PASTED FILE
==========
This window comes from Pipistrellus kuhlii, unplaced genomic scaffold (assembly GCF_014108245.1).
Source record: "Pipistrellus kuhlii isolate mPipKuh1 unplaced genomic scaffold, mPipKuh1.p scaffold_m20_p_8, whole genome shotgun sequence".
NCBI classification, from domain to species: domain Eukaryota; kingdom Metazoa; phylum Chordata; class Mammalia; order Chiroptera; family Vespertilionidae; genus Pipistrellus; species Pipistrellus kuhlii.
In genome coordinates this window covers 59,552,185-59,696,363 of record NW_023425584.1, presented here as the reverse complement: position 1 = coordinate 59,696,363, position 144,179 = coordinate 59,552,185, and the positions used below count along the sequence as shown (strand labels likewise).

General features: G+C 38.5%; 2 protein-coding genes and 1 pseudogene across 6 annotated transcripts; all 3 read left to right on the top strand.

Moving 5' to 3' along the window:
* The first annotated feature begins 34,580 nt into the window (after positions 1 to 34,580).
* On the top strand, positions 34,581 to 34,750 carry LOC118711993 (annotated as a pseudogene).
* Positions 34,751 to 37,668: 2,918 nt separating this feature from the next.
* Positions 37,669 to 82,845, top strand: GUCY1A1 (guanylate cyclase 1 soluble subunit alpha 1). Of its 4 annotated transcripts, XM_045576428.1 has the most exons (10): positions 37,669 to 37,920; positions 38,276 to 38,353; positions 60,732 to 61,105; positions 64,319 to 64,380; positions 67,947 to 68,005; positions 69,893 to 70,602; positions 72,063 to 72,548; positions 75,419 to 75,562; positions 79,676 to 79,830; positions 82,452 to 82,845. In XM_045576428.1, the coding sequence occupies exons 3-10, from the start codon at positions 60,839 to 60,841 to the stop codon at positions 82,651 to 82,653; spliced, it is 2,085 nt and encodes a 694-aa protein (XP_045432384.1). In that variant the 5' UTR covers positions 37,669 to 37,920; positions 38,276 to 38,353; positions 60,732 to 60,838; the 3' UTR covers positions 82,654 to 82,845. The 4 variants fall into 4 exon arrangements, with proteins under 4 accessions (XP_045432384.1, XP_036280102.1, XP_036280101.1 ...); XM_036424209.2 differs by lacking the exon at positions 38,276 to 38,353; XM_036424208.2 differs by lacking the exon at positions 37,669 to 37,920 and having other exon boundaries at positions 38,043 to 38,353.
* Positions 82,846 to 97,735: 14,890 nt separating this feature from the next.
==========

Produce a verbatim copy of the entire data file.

This window comes from Pipistrellus kuhlii, unplaced genomic scaffold (assembly GCF_014108245.1).
Source record: "Pipistrellus kuhlii isolate mPipKuh1 unplaced genomic scaffold, mPipKuh1.p scaffold_m20_p_8, whole genome shotgun sequence".
NCBI classification, from domain to species: domain Eukaryota; kingdom Metazoa; phylum Chordata; class Mammalia; order Chiroptera; family Vespertilionidae; genus Pipistrellus; species Pipistrellus kuhlii.
In genome coordinates this window covers 59,552,185-59,696,363 of record NW_023425584.1, presented here as the reverse complement: position 1 = coordinate 59,696,363, position 144,179 = coordinate 59,552,185, and the positions used below count along the sequence as shown (strand labels likewise).

General features: G+C 38.5%; 2 protein-coding genes and 1 pseudogene across 6 annotated transcripts; all 3 read left to right on the top strand.

Moving 5' to 3' along the window:
* The first annotated feature begins 34,580 nt into the window (after positions 1 to 34,580).
* On the top strand, positions 34,581 to 34,750 carry LOC118711993 (annotated as a pseudogene).
* Positions 34,751 to 37,668: 2,918 nt separating this feature from the next.
* Positions 37,669 to 82,845, top strand: GUCY1A1 (guanylate cyclase 1 soluble subunit alpha 1). Of its 4 annotated transcripts, XM_045576428.1 has the most exons (10): positions 37,669 to 37,920; positions 38,276 to 38,353; positions 60,732 to 61,105; positions 64,319 to 64,380; positions 67,947 to 68,005; positions 69,893 to 70,602; positions 72,063 to 72,548; positions 75,419 to 75,562; positions 79,676 to 79,830; positions 82,452 to 82,845. In XM_045576428.1, the coding sequence occupies exons 3-10, from the start codon at positions 60,839 to 60,841 to the stop codon at positions 82,651 to 82,653; spliced, it is 2,085 nt and encodes a 694-aa protein (XP_045432384.1). In that variant the 5' UTR covers positions 37,669 to 37,920; positions 38,276 to 38,353; positions 60,732 to 60,838; the 3' UTR covers positions 82,654 to 82,845. The 4 variants fall into 4 exon arrangements, with proteins under 4 accessions (XP_045432384.1, XP_036280102.1, XP_036280101.1 ...); XM_036424209.2 differs by lacking the exon at positions 38,276 to 38,353; XM_036424208.2 differs by lacking the exon at positions 37,669 to 37,920 and having other exon boundaries at positions 38,043 to 38,353.
* Positions 82,846 to 97,735: 14,890 nt separating this feature from the next.